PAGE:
Stretch your arms out through the initial phase of the backswing and allow the club head to rotate around your body as your weight shifts forward and you rotate your hips and shoulders. The club head should not move straight up!
Continue stretching, reaching, and straightening the arms as the club head rises to the height of your shoulders.
The follow-through concludes by bending the elbows to allow the club to move behind your head, reaching a final resting posting behind your neck and roughly parallel to the ground.
Driving Common Questions
How do I increase my driving distance?
.. and How do I drive a golf ball 300 yards?
.. and How do I drive a golf ball 400 yards?
Once you’ve mastered the basics, driving distance is dictated by reduced spin on the ball and increasing club speed to produce high ball exit speeds. The bottom line is this will take practice. Lots of it. Swinging your driver must become second nature. Additionally, you’ll need to work on your strength so that you can maintain your form as you swing faster.
Remember, the average driver distance of a scratch golfer is 250 yards for men and 210 yards for women. These are the best golfers on the course. So it is very rare for golfers to be able to consistently hit 300 yard drives, let alone 400 yard drives. The upper limit of your driving potential will be dictated by size and strength. You can cross train for strength, but there isn’t much you can do about size!
Why can’t I drive a golf ball straight?
Straight drives are achieved by striking the ball square and on the sweet spot. The entire swing of your driver is geared toward this goal. If your drives aren’t flying straight, you’re either slicing or hooking the ball. Don’t worry, these articles will help you fix those problems for good:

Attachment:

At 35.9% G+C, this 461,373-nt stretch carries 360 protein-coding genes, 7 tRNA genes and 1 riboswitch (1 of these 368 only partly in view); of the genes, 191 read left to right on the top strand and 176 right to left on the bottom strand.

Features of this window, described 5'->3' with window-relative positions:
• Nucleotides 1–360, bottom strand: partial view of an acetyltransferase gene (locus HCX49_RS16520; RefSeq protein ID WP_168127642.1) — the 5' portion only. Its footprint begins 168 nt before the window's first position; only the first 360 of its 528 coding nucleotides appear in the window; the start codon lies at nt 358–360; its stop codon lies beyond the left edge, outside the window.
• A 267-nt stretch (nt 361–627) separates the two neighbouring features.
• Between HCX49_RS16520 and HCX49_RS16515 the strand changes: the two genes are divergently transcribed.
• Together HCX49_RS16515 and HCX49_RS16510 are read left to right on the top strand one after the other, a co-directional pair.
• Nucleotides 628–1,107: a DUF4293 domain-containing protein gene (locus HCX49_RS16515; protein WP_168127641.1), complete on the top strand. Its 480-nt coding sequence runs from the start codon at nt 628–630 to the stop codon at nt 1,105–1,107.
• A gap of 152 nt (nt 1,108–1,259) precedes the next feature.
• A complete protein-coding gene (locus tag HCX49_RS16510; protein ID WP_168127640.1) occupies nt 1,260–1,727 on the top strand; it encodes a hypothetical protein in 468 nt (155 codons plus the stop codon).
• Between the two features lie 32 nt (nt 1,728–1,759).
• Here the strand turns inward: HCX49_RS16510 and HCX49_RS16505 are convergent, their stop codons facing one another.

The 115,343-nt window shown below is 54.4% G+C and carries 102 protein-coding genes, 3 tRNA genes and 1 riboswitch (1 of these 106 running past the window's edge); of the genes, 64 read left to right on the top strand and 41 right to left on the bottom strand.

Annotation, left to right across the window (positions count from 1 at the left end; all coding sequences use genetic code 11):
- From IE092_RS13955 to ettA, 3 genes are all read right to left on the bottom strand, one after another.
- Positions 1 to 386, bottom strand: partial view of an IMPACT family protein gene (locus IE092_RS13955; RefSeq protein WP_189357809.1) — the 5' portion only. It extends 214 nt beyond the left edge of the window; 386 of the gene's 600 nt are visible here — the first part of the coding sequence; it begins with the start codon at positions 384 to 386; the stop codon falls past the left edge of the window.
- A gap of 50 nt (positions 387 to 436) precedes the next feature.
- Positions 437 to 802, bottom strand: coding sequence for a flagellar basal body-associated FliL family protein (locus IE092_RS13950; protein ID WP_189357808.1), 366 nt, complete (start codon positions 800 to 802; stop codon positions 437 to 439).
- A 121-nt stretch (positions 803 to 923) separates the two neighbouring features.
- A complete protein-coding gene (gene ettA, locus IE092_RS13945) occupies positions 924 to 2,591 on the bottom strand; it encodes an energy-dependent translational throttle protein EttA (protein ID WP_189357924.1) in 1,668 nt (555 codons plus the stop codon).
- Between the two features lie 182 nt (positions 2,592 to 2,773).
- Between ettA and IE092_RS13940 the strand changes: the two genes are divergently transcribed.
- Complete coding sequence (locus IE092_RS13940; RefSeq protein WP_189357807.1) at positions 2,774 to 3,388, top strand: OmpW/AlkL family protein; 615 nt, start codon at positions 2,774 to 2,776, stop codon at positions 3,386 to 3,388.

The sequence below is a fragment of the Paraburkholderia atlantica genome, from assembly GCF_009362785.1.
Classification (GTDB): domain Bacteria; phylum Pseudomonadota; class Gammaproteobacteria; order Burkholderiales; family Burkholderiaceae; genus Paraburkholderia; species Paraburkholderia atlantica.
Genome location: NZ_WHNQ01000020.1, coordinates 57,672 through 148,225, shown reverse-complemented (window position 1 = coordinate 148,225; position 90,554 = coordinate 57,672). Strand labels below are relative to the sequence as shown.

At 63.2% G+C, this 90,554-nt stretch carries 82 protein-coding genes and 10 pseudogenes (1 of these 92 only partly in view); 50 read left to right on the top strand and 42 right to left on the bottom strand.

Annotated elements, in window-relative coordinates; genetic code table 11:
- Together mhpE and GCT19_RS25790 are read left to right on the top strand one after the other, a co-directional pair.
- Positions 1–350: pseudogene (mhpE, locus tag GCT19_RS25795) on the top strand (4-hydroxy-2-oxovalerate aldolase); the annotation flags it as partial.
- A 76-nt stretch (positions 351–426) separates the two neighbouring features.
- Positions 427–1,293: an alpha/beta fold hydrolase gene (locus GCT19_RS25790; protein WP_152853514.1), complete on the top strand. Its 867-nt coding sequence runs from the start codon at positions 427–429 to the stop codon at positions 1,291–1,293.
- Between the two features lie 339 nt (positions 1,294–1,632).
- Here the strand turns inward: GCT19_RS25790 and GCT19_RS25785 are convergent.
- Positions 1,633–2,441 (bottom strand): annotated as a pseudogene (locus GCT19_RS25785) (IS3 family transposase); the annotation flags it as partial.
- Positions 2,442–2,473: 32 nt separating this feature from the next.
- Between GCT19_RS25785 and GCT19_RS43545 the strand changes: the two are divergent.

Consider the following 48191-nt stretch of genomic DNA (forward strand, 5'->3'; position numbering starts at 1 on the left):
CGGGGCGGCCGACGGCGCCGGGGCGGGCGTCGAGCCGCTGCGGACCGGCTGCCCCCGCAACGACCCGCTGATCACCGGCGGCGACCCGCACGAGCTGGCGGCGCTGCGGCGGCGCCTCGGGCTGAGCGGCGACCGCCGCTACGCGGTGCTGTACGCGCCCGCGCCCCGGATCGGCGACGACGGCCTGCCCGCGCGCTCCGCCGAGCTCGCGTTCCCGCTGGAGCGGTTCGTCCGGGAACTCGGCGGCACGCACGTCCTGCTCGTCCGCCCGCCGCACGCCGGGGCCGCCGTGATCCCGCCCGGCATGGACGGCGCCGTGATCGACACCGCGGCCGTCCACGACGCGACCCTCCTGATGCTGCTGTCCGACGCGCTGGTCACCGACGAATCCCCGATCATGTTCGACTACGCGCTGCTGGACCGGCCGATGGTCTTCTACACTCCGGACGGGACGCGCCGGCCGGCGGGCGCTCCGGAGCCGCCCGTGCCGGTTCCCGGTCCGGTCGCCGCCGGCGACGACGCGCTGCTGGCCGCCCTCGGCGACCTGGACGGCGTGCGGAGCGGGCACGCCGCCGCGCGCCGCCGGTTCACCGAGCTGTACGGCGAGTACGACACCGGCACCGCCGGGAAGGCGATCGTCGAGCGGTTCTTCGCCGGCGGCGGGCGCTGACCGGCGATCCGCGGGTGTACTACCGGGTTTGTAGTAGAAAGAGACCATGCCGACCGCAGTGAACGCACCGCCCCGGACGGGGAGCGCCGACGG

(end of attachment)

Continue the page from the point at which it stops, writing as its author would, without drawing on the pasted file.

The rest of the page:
Is driving a golf ball easy?
Driving a golf ball is not easy for most people. It takes consistent and deliberate practice. Fortunately, if you follow our 10 step process, you will learn to consistently drive the ball straight and far.
How do you drive a golf ball straight every time?
You can’t. Even PGA golfers occasionally slice or hook drives. So don’t expect that you will drive the ball straight every time. However, you can definitely improve your consistency. You must first understand what a proper driver swing is, which we show you in 10 easy steps. Next, you must practice consistently and deliberately.
How can I improve my driving skill in golf?
To improve your drive, you need to understand what a proper driver swing looks like, what you’re doing when you swing your driver, and closing the gap between the two. To understand what a proper driver swing looks like, check out our 10 step process for driving the golf ball straight and far. Next, practice consistently and deliberately. Take video of yourself hitting multiple drives so that you can analyze your swing and understand what isn’t working.
What is the proper golf driver setup position?
- Tee the ball up so that half of it sits above the driver head when laying it flat.
- Position your hips, knees, and shoulders parallel to your target line.
- Place the driver’s club head “square” with the target line.
- Position your feet slightly more than shoulder width apart.
- Point your feet forward toward the ball with little or no flare.
- Position your hips, knees, and shoulders parallel to your target line.
- Bend your knees and hips slightly.
- Straighten your back as much as possible.
Check out HittingTheGreen’s 10-step process for hitting far and straight drives for more!
BONUS: Golf Driving Videos!
As if our 10-step process wasn’t enough, we’ve compiled a list of the best videos on the internet to help you improve your drives!